I hate country music.
Let me be specific.
I hate country music.
I hate country music that exists simply to be country. Add a Southern drawl and twangy guitar to lyrics about jilted lovers and/or pickup trucks and you have any number of hit new singles. If all else fails, just start singing about football. It won’t help your career any, but at least you’ll be on TV once a week.
What I’m complaining about here is country pop, I suppose. My argument against which is the uninspired homogeneity within that genre, and “pop” in general. Do something interesting, different, new. Don’t just settle into the radio pattern of verse, chorus, verse, chorus, bridge, chorus. Don’t just creatively subsist on what’s come before. Even I if bothered to listen to a Top 40 country station, would I be able to tell anything about the artist other than (maybe) their gender? I’ll get off my soapbox about what most country artists do wrong and get back to what some do right.
What’s right about country is when country stylings are applied to other genres, either subtly in the case of much acoustic/folk rock (Wilco, Arlo Guthrie, Railroad Earth) or more overtly in rockabilly and Southern rock from Johnny Cash to Lynyrd Skynyrd. There’s even room for those fantastic eccentrics, music’s wild men like the Legendary Stardust Cowboy or Roky Erickson. Somewhere in the middle is George Frayne, more popularly known as Commander Cody.
The Commander has been going strong for 40 years now, currently fronting The Commander Cody Band and getting his start at the helm of Commander Cody and His Lost Planet Airmen. I first experienced them on the Sirius station Deep Tracks, with their jaunty (and hilarious) cover of Tex Williams’ sardonic ode to nicotine, “Smoke! Smoke! Smoke! (That Cigarette)”. After that I was hooked, discovering other classics like his signature tune “Hot Rod Lincoln” and the bluesy “Seeds and Stems (Again)”. Their 1973 LP Country Casanova contained the Commander’s take on Tex Williams and nine other country love songs. Whether the love in question is one girl, many girls, a smoke, or partying, they’re love songs nonetheless.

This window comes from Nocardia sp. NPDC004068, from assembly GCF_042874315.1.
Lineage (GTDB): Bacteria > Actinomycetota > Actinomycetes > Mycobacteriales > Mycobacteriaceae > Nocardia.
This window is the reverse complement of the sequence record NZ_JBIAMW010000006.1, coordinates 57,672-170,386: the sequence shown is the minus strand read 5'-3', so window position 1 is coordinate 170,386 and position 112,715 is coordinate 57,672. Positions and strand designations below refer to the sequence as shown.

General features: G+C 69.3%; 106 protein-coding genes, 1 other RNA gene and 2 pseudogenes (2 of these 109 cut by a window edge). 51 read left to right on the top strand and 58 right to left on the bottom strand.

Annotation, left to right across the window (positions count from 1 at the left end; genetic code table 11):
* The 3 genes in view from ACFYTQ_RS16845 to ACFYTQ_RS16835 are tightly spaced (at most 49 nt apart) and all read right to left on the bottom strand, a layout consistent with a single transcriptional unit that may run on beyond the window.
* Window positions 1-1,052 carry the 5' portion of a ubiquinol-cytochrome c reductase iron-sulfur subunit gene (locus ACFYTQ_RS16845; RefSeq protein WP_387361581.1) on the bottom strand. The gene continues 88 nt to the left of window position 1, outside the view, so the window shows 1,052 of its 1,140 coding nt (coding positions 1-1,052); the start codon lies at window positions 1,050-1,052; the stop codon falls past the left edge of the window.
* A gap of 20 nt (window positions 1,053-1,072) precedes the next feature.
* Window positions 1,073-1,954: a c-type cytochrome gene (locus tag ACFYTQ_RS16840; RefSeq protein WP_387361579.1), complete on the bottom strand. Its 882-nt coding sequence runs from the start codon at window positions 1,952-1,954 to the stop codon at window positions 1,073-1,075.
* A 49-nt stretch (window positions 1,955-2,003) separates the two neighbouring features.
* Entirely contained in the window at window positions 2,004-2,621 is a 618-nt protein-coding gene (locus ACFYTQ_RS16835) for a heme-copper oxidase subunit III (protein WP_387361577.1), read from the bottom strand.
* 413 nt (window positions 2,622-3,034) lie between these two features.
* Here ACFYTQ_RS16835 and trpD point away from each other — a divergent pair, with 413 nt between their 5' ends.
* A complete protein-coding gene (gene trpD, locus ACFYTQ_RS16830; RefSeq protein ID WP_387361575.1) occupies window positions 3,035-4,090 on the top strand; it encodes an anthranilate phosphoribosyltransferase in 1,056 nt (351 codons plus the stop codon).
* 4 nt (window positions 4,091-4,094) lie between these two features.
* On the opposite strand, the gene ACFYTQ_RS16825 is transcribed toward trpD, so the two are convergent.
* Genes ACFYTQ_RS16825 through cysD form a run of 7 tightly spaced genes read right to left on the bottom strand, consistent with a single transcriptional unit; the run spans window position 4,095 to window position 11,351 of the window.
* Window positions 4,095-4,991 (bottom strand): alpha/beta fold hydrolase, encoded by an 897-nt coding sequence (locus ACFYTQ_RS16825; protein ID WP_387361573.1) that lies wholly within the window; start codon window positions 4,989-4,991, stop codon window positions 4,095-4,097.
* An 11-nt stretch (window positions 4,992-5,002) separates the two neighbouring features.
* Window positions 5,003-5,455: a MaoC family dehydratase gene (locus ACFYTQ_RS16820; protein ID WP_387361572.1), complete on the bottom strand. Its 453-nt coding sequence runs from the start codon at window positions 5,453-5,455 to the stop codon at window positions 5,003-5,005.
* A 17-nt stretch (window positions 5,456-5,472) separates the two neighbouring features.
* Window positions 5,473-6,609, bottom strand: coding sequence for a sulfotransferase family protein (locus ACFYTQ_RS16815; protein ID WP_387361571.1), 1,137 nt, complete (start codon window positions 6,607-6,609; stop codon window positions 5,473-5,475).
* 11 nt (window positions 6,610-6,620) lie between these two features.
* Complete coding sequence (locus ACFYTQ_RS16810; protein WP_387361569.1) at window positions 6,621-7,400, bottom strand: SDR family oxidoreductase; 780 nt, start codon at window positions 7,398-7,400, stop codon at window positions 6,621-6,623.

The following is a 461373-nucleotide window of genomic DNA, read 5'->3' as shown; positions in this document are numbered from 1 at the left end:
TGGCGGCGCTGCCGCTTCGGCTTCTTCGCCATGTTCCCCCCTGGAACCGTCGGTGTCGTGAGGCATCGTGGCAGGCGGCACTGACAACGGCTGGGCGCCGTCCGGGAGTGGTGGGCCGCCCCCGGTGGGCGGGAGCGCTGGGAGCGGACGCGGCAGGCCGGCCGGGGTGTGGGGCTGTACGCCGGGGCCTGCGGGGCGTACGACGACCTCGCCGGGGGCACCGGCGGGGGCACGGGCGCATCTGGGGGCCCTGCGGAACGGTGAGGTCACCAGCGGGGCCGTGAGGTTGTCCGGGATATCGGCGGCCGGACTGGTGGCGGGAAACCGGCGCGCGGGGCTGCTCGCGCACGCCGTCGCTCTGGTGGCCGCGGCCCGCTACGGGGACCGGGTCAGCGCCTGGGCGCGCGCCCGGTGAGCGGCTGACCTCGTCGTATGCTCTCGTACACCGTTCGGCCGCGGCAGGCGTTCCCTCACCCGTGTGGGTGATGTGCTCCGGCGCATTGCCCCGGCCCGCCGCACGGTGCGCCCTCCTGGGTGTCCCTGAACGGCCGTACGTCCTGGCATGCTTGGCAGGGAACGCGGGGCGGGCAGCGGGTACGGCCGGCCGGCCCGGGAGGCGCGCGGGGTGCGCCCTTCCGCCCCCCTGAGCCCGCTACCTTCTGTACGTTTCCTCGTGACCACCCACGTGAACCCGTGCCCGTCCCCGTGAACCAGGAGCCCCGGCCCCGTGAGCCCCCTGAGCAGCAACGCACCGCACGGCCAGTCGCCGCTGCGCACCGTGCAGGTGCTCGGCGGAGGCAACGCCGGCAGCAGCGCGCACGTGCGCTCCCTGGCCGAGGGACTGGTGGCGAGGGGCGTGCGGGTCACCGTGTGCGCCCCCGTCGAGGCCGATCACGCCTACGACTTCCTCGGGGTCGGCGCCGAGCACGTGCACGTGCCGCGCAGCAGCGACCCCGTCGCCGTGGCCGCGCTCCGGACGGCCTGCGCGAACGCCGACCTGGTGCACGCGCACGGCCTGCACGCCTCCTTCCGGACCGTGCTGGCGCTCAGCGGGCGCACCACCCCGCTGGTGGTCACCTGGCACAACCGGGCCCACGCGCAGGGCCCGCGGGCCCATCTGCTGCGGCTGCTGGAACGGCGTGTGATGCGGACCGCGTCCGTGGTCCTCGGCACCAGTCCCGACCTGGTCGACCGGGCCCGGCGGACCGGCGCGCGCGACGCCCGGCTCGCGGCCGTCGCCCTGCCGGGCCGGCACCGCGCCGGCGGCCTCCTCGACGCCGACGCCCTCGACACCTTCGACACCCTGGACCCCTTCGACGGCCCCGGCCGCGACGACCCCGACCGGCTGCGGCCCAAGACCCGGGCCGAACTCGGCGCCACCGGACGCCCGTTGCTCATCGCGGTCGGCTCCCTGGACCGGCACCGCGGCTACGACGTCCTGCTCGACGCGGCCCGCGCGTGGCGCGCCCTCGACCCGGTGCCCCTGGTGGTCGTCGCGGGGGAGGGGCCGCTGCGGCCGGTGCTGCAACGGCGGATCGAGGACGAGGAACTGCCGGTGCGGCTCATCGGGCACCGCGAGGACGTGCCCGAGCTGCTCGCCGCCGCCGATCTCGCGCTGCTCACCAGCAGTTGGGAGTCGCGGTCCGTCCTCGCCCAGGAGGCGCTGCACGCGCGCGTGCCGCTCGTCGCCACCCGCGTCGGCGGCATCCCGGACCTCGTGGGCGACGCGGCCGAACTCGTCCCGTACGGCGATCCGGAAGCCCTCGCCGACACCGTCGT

Clocking in at a brisk 28 minutes, the band rips through the album with not a weak tune in the bunch. The title track sets a theme of hard living and hard loving for the rest of the album. So does Side B’s lead-off track “Rock That Boogie”, showcasing the high musical IQ of both the Commander’s piano work and Bill Kirchen’s distinctive guitar. There’s even a spiritual tune that does not lack in energy “Shall We Meet (Beyond the River)”. This is almost jarring contrast to Side A’s ender, “Everybody’s Doin’ It”, a proclamation in favor of “dancin’ and truckin’” but also “swingin’ and fuckin’”. The song (embedded below) was especially controversial in ’73, being a country tune with a full 24 uses of the word fuckin’ in 2 minutes and 18 seconds.
“I’ve been smokin’ ‘bout 25 years. Ain’t dead yet.” And neither is the Commander. He’s still going strong, playing Connecticut venues such as Manchester’s The Hungry Tiger or Infinity Hall in Norfolk this past year alone. Bill Kirchen, lead guitarist and vocalist of the Lost Planet Airmen still maintains a musical presence, having recently played theatre shows at Fairfield University and a more intimate club setting at New Haven’s Café Nine. Even four decades later there is still ample opportunity to hear some of the great old stuff. For the rest of you, you can always get brown-out drunk and check out Kenny Chesney or Brooks and Rich or whomever The Meadows can con people into paying $40 a ticket to see. Everybody just might be doin’ it now, but for me? I’ll stick to the classics.
Until next time,